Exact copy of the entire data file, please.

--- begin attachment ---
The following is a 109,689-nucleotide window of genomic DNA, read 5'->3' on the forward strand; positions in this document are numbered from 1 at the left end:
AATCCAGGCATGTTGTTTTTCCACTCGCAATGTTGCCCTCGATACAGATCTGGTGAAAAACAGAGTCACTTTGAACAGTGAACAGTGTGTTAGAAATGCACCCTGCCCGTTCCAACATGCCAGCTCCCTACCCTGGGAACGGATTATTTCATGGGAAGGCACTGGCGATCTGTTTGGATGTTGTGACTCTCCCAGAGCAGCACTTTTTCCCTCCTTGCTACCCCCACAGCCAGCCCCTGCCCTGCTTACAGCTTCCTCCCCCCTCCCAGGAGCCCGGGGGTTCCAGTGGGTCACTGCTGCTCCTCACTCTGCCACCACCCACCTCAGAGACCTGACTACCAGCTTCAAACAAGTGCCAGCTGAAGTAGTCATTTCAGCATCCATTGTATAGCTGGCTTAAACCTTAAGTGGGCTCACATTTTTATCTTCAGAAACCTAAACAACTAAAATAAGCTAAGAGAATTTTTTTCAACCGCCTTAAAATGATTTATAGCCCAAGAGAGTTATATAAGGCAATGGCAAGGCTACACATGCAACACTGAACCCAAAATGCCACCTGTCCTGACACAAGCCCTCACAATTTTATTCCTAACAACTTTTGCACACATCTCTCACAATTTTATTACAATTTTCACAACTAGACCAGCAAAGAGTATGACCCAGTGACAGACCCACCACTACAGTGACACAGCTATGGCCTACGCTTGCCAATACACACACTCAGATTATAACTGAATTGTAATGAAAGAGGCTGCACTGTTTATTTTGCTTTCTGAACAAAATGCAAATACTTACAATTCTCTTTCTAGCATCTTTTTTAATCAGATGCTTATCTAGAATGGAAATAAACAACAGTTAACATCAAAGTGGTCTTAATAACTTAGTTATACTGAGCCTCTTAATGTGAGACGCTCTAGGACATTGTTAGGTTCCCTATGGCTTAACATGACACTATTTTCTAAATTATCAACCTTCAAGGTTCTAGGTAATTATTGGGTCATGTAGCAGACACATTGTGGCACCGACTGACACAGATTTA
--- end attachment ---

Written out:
The following is a 109,689-nucleotide window of genomic DNA, read 5'->3' on the forward strand; positions in this document are numbered from 1 at the left end:
AATCCAGGCATGTTGTTTTTCCACTCGCAATGTTGCCCTCGATACAGATCTGGTGAAAAACAGAGTCACTTTGAACAGTGAACAGTGTGTTAGAAATGCACCCTGCCCGTTCCAACATGCCAGCTCCCTACCCTGGGAACGGATTATTTCATGGGAAGGCACTGGCGATCTGTTTGGATGTTGTGACTCTCCCAGAGCAGCACTTTTTCCCTCCTTGCTACCCCCACAGCCAGCCCCTGCCCTGCTTACAGCTTCCTCCCCCCTCCCAGGAGCCCGGGGGTTCCAGTGGGTCACTGCTGCTCCTCACTCTGCCACCACCCACCTCAGAGACCTGACTACCAGCTTCAAACAAGTGCCAGCTGAAGTAGTCATTTCAGCATCCATTGTATAGCTGGCTTAAACCTTAAGTGGGCTCACATTTTTATCTTCAGAAACCTAAACAACTAAAATAAGCTAAGAGAATTTTTTTCAACCGCCTTAAAATGATTTATAGCCCAAGAGAGTTATATAAGGCAATGGCAAGGCTACACATGCAACACTGAACCCAAAATGCCACCTGTCCTGACACAAGCCCTCACAATTTTATTCCTAACAACTTTTGCACACATCTCTCACAATTTTATTACAATTTTCACAACTAGACCAGCAAAGAGTATGACCCAGTGACAGACCCACCACTACAGTGACACAGCTATGGCCTACGCTTGCCAATACACACACTCAGATTATAACTGAATTGTAATGAAAGAGGCTGCACTGTTTATTTTGCTTTCTGAACAAAATGCAAATACTTACAATTCTCTTTCTAGCATCTTTTTTAATCAGATGCTTATCTAGAATGGAAATAAACAACAGTTAACATCAAAGTGGTCTTAATAACTTAGTTATACTGAGCCTCTTAATGTGAGACGCTCTAGGACATTGTTAGGTTCCCTATGGCTTAACATGACACTATTTTCTAAATTATCAACCTTCAAGGTTCTAGGTAATTATTGGGTCATGTAGCAGACACATTGTGGCACCGACTGACACAGATTTA